LONDON (Reuters) – In a filthy pit, straining his body as he hacks ash from the ground, the image of a man captured in a black and white photograph represents the working conditions of many labourers in coal-rich northeast India.
The picture is one of several being exhibited in London this month by photographer Srinivas Kuruganti, illustrating life in Jharkhand state, where underground fires sparked by coal mining have raged for nearly a century and displaced communities.
In an Istanbul conference room of sex workers and women’s rights experts, a black and white silent film sparks waves of laughter.
Instead of the likes of Charlie Chaplin, the film’s star running across the screen to upbeat music is a woman escaping police as they raid a bar for sex workers. After chasing her in circles, the police arrest her, only for her to return to the bar again anyway.
Worldwide, women battle patriarchal systems daily to own what is rightfully theirs, be it their right to land or household finances – as highlighted by delegates at the world’s largest global women’s rights conference in Istanbul this week.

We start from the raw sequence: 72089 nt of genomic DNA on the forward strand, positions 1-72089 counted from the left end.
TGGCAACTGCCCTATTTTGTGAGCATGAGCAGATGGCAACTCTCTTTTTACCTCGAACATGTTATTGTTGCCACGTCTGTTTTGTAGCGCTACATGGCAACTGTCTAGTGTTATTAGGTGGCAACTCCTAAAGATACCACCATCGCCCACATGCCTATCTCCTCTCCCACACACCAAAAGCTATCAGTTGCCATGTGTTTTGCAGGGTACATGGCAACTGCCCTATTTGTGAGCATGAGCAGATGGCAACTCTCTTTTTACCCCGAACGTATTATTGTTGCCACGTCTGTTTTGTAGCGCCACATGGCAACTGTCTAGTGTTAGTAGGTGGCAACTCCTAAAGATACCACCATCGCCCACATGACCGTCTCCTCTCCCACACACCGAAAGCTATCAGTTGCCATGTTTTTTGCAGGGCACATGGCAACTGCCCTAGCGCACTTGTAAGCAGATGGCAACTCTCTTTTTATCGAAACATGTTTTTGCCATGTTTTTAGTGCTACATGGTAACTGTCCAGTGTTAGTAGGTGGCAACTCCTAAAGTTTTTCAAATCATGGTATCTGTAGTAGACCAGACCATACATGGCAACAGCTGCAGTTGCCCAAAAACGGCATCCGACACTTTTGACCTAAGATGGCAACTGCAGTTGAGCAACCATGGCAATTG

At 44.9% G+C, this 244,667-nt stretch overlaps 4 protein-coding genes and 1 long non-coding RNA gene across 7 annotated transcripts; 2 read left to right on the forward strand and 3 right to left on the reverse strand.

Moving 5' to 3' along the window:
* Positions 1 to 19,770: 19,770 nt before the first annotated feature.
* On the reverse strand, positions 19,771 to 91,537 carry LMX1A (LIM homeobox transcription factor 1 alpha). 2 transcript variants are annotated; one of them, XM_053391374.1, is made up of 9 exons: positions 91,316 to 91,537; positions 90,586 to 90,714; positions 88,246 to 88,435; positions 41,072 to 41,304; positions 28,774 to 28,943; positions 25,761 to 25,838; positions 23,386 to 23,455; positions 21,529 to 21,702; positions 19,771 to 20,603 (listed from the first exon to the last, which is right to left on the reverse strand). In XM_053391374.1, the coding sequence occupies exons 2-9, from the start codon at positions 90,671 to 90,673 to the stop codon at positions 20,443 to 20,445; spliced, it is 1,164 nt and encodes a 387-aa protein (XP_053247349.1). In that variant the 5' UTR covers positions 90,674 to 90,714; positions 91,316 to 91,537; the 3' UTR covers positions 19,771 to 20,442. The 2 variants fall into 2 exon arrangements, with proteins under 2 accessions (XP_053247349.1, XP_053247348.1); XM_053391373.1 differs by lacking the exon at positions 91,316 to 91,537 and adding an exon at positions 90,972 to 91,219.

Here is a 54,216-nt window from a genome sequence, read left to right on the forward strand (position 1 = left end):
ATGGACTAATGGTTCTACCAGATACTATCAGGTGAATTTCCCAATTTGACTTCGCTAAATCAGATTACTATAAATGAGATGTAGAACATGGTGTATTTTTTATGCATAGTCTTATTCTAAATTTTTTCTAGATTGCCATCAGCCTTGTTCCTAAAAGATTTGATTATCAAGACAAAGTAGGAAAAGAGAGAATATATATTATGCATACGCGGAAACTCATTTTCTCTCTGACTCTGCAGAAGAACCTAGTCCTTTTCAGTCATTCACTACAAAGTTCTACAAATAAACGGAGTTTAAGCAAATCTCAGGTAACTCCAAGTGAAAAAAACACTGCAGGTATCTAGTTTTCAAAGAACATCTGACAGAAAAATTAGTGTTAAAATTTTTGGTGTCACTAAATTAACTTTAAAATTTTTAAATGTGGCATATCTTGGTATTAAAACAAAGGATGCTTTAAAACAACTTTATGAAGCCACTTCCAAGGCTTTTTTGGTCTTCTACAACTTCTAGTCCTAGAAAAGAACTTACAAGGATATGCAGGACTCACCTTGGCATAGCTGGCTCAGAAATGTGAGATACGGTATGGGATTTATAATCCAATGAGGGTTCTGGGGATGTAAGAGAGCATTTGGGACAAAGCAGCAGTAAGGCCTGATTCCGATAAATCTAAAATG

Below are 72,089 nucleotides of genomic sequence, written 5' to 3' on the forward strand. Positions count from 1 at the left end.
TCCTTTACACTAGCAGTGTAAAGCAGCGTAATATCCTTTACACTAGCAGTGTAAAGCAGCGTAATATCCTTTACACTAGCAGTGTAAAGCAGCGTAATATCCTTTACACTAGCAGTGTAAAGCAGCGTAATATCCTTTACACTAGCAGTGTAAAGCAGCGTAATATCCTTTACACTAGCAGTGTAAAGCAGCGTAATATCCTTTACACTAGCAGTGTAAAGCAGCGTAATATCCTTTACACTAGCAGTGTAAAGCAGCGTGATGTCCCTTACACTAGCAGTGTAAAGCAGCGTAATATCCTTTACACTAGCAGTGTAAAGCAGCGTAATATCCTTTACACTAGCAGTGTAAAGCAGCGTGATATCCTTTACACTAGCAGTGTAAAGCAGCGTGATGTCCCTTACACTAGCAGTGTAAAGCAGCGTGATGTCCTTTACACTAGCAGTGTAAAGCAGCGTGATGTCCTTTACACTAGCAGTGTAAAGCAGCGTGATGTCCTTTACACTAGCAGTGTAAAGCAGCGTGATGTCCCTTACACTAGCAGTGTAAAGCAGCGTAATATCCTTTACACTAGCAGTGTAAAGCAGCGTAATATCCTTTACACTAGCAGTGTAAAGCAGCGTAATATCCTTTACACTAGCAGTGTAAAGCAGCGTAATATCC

Yet when it comes to women and girls who have suffered sexual violence, the property they often strive to reclaim is their own body.
People funding initiatives to tackle climate change effects would channel money towards the worst-affected people, right? And towards those who play key roles in mitigating the effects of climate change?
It certainly sounds logical. But in reality, many donors aiming to help communities to weather climate change often overlook the needs of women. So says Mariama Williams, a senior fellow at the Geneva-based South Centre, an intergovernmental think tank of developing countries.